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January 25, 1985 - Image 26

Resource type:
Text
Publication:
The Detroit Jewish News, 1985-01-25

Disclaimer: Computer generated plain text may have errors. Read more about this.

26

Friday, January 25, 1985 - . THE DETROIT JEWISH NEWS

LOOKING IN

END OF SEASON SALE
NOON TO 5 PM

SUNDAY, JANUARY 27

5 0 To 75%

OFF

Men's, Women's, Boys'
Fall, Winter Clothing & Accessories

The Claymore Shops

722 NORTH WOODWARD, BIRMINGHAM • 642-7755

GOING OUT OF
BUSINESS

SALE

We're selling out to the bare walls!

Winter, Holiday Cruise and Spring

Designer fashions brought in from

all three locations.

MON-SAT 10-5:30 THURS TILL 8:00 SUN 12-5:00

LATHRUP VILLAGE STORE ONLY

Lathrup Village
11 Mile at Evergreen

424-8750

G.O.B. #103

PACEGSETTEk,

G

FASHIONS

ROBERT ST. JOHN

Gerald L. K. Smith's
Hate Is Alive And Well

Gerald L. K. Smith, who was
proud of being one of this cen-
tury's most virulent anti-
Semites, died more than eight
years ago. His widow,. Elna
Smith, for several years there-
after carried on her husband's
campaign against Jews, blacks,
Catholics, the United Nations,
Communists and almost every-
one left of Calvin Coolidge. But
then she, too, passed from the
scene.
At that point many of us re-
joiced, assuming that, as there
were no legal offspring to
perpetuate the fanaticism, the
Smith Hate Regime had come to
an end.
Not so.
I have the unpleasant task of
reporting that Gerald L. K.
Smith's Christian Nationalist
Crusade is alive and thriving;
that the Smith printing presses
in Eureka, Arkansas, are still
turning out, every month, mil-
lions of copies of the many hate
books and pamphlets written by
Smith and his fellow bigots, and
that a slick, $17.95 hardcover
book, Besieged Patriot,
is now being distributed
nationwide.
The sub-title of the book is:
"Autobiographical Episodes
Exposing Communism, Traitor-
ism and Zionism, from the life of
Gerald L. K. Smith, Gifted
Speaker, Social Commentator,
Servant of God."
What is most disturbing is
that Charles F. Robertson, who
for many years worked as an
assistant to Smith, in a letter
that came with the book, reports
that of all their hundreds of
publications, the top-seller is
The Protocols of the Learned
Elders of Zion, that anti-Semitic
fabrication which played such a
great part in Nazi propaganda
and which purported to reveal a
Jewish plot to overthrow Chris-
tian governments and take
charge of the world.
Robertson urges all "Friends
of the Crusade" to get Besieged
Patriot into every public library
"because people must be en-
lightened as quickly as pos-
sible."
Besieged Patriot is 321 pages
of intellectual rubbish, in-
terspersed with anecdotes that
compound the damage. For
example:
In 1945, convinced that the
United Nations was part of a
Jewish plot to dominate all
mankind, Smith went to San
Francisco and campaigned night
and day, trying to convince
somebody, anyone who would
listen, of the "imminent
catastrophe."
In the book Smith says that
during his time in San Fran-
cisco, "an interview with a
Jewish tailor appeared in the
(sic!) local paper, believe it or
not, in which the tailor boasted
of the fact that I sent him a suit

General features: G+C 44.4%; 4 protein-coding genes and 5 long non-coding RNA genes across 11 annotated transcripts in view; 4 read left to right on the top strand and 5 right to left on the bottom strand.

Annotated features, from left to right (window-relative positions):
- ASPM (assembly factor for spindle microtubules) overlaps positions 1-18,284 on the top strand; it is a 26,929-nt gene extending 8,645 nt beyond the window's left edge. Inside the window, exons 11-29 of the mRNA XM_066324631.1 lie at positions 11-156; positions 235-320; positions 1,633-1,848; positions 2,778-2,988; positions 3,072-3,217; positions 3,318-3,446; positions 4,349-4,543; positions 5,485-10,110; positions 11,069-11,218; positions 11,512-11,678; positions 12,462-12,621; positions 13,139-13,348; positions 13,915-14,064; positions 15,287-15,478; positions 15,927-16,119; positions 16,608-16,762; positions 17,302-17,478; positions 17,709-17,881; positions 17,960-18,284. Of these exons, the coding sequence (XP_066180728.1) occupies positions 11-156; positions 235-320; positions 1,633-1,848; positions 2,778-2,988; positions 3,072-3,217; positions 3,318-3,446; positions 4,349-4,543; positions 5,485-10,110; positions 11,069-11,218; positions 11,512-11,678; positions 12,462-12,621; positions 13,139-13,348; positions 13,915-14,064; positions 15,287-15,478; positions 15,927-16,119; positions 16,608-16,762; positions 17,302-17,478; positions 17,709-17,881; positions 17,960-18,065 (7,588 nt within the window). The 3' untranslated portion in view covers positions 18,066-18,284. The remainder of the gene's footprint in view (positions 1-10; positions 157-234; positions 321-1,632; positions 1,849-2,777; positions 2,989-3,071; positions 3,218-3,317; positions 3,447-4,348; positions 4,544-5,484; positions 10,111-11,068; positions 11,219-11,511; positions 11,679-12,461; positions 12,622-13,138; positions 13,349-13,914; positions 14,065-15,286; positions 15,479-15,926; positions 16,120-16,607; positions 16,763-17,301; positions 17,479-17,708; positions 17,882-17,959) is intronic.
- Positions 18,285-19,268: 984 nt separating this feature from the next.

to be cleaned and pressed, and
because of his contempt for me
he burned a hole in it
purposely."
The book is liberally sprinkled
with paranoiac claims by Smith

Gerald L. K. Smith:
Early hatemonger.

that his enemies (principally
Jews, of course) were always
plotting his assassination.
In San Francisco he was cer-
tain that wherever he went he
was being trailed by "a wide
variety of intelligence agencies,
including the San Francisco
police department, the Russian
Secret Police, the FBI, Military
Intelligence, Navy Intelligence,
and the investigating organiza-
tions of Jewry, such as the Anti-
Defamation League and the
American Jewish Congress." (If
he was followed wherever he
went by just one agent from
each, there would have been
seven men on his trail, quite a
parade.)
In the days when Henry Ford
was publishing anti-Semitic
material in his paper, The Dear-
born Independent; he and Smith
became friends. In Besieged
Patriot Smith quotes Ford as
having told a group of friends:
"I wish G. L. K. Smith could be
President of the United States."
When the Detroit Symphony
Orchestra was in financial trou-
ble, Smith says he was asked to
seek support for the orchestra
from his friend Ford. The book
quotes Ford's reaction:
"If these men can find a direc-
tor who doesn't look like the
leader of a Jewish street band,
I'll be glad to underwrite the
reorganization of the Detroit
Symphony."
From Page 1 to Page• 321 the
book seems designed to inject
the reader with a continuous
dose of the insidious Smith-
brand of hate.

The "heroes" in the book, in
addition to Ford, are General
Douglas McArthur, who, Smith
thought, would have. made an
excellent president; "Alfalfa
Bill" Murray of Oklahoma, "one
of the most dramatic and in-
telligent public officials ever to
live in the United States; Huey
P. Long of Louisiana, "the most
popular public figure in
America, with more mail than
all the Senators put together,
and with more mail than Presi-
dent Roosevelt;" (Smith was
with Long when he was shot by
an assassin and later built a
bronze statue of him.); Martin
Luther, whom Smith idolized
because of his anti-Semitism;
Senator Joseph McCarthy,

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